One issue I had is that the clock would sometimes stop dead. It took only a slight touch on the balance wheel to get it going again. After a while I realized that this was because I had some screws for setting the time on the balance wheel, and they protruded just enough to occasionally catch on one of the gears. Countersinking the holes on the balance wheel so I could screw them in a tiny amount further was all that was needed to fix this.

I also tried a variant version of the anchor in response to getting an occasional stall. I'm fairly sure that something about this throws the beat out (that is, the ticks and tocks are uneven), and I switched back to the original one.

There are two features of this clock which make it different from the Peterson and A26 clocks. It has a seconds hand, with a little extra mechanical complexity as a result. More importantly, the timing element is a spring/balance wheel combination, with an anchor between this and the escapement. I think this is called a Swiss or lever escapement. It's a much more compact arrangement than using a pendulum. In a 3D printed version, it's less practical as the spring will wear out over time. It's also harder to tune the period. I haven't found any very good guide on this, so here is my understanding of the physics and some observations about the practical reality.

Some noodling about balance wheels

In theory, the balance wheel acts as a harmonic oscillator. Wikipedia gives an expression for the period. The important factors are:

  • it is inversely proportional to the square root of the spring stiffness. So a thicker spring makes the period shorter, resulting in less time between ticks. It speeds up the clock, making it run faster.
  • it is proportional to the square root of the moment of inertia of the balance wheel. If you imagine the balance wheel as being made up of lots of tiny masses, the moment of inertia is then the sum of each mass times the square of its distance from the axis (mr^2). So a heavier balance wheel or moving some of the mass outwards makes the period longer and the clock runs slower.
The balance wheel has its own intrinsic mass, and also has eight holes round it which you can insert screws into. The screws can be moved in or out to a small degree and you can choose how many to use provided they are kept in pairs. So by adding or removing screws or adjusting their position, you have some control over the timing.

Now this is all for an idealized system, and in a clock there are at least a couple of things that might make it different. I don't have the skill to analyze this in detail, but my thoughts are:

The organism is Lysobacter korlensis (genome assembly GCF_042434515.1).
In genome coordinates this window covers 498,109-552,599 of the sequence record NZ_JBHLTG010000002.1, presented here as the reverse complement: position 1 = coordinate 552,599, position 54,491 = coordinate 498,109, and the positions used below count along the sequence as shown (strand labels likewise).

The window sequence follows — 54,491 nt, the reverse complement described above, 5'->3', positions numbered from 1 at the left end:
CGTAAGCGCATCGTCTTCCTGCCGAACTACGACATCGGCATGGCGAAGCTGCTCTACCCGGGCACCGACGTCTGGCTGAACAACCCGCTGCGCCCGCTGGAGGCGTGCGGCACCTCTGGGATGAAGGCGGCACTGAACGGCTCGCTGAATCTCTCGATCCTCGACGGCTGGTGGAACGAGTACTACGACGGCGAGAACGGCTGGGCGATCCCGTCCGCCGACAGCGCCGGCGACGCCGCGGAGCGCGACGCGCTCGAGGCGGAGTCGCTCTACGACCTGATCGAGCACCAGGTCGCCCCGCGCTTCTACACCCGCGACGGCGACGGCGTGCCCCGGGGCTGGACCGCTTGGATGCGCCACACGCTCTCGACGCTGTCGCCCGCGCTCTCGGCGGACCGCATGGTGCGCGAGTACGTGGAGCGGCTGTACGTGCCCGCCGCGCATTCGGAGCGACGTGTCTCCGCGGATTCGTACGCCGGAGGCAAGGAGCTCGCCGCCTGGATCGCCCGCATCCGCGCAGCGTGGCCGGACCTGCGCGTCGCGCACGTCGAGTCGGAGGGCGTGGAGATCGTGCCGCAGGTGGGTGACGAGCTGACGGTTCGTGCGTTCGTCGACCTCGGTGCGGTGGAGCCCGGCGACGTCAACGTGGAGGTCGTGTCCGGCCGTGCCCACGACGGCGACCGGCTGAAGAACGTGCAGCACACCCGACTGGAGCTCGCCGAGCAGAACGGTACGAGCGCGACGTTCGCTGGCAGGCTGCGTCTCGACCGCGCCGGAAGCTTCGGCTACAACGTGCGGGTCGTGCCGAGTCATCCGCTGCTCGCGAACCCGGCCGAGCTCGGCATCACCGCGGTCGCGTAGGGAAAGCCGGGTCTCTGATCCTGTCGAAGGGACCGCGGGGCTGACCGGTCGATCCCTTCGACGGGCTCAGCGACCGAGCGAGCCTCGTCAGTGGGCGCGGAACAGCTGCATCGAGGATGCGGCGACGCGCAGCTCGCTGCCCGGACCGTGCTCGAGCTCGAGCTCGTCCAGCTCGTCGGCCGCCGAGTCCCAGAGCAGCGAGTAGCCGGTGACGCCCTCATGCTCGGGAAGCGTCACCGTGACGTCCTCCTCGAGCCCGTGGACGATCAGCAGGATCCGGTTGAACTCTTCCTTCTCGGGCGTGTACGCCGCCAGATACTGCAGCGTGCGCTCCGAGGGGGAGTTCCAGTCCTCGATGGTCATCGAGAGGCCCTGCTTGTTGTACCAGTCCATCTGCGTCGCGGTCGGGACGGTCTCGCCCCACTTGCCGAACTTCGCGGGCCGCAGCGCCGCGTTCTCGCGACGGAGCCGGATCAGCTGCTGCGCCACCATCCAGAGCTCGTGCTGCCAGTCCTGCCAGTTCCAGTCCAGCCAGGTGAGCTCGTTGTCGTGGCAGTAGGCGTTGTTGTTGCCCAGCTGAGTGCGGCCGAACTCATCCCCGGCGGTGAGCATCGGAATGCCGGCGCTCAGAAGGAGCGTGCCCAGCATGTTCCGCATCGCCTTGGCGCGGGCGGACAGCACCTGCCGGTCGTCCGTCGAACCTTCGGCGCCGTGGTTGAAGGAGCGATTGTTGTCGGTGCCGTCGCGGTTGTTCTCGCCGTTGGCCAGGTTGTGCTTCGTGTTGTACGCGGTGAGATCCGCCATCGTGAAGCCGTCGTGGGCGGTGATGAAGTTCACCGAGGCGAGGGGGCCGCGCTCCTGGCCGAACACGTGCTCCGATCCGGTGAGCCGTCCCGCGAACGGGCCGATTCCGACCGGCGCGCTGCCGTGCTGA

• gravity is acting on the screws attached to the balance wheel. The direction of the gravitational force relative to the balance wheel changes as the balance wheel moves. So the resulting moment on the balance wheel is also different. This implies you get different effects depending on which of the balance screws you use.
  • when the nub on the spring hits the anchor, it loses some energy, and it then gains some energy back as the trailing edge of the anchor hits it. It also interrupts the smooth motion. I've no idea how this would affect the period, if at all.
Note that you will find some descriptions on the web of adjusting the position and setting of certain balance screws having a special effect. I think this information needs to be taken carefully as it is often referring to a bimetallic balance wheel, which behaves differently from the kind we are using.

I did a few experiments to see how changing the weights on the balance wheel affected the period, by adding and removing screws. There are eight holes for screws round the balance wheel. If you imagine it vertically, I'll call the top pair A, the next one down B, the ones just below the midpoint C, and the pair at the bottom D. Note that this depends on exactly the orientation you choose for the balance wheel relative to the spring. You can also position it so that there is a screw at the top and bottom, and there are other orientations which are unbalanced.

I initially used M2.5x4 screws. I timed how long one rotation of the seconds hand took. The spring for these experiment is 1.3mm thick, though I think as a result of the slicing parameters it is probably more like 1.25mm. I noticed that with weight higher up, the movement of the spring was less regular. It looked in some cases as if it was about to tangle (one loop catching on the next one). Also, I doubt that I was setting the screws to a consistent depth in the experiments, and as noted this affect r in the mr^2 computation of the moment of inertia.

Here are some results:
  • screws in A, B and C: 92 seconds per revolution of the seconds hand (and somewhat uneven).
  • screws in B and C: 77s.
  • screws in C only: 71s.
  • screws in D only: 56s. Note that this case has the same theoretical moment of inertia as the previous one, and so supports some of my speculation above.
  • no screws at all: 75s. On a second run I got 68s.
The last reading is a bit odd. I think what is happening here is that the mass of the balance wheel is now so low that it can't transfer enough momentum to the anchor and hence to the escapement wheel. Some of the beats were noticeably uneven. I think the other results are somewhat consistent, in that I reran the timing for a couple of the cases and got the same result to within a second.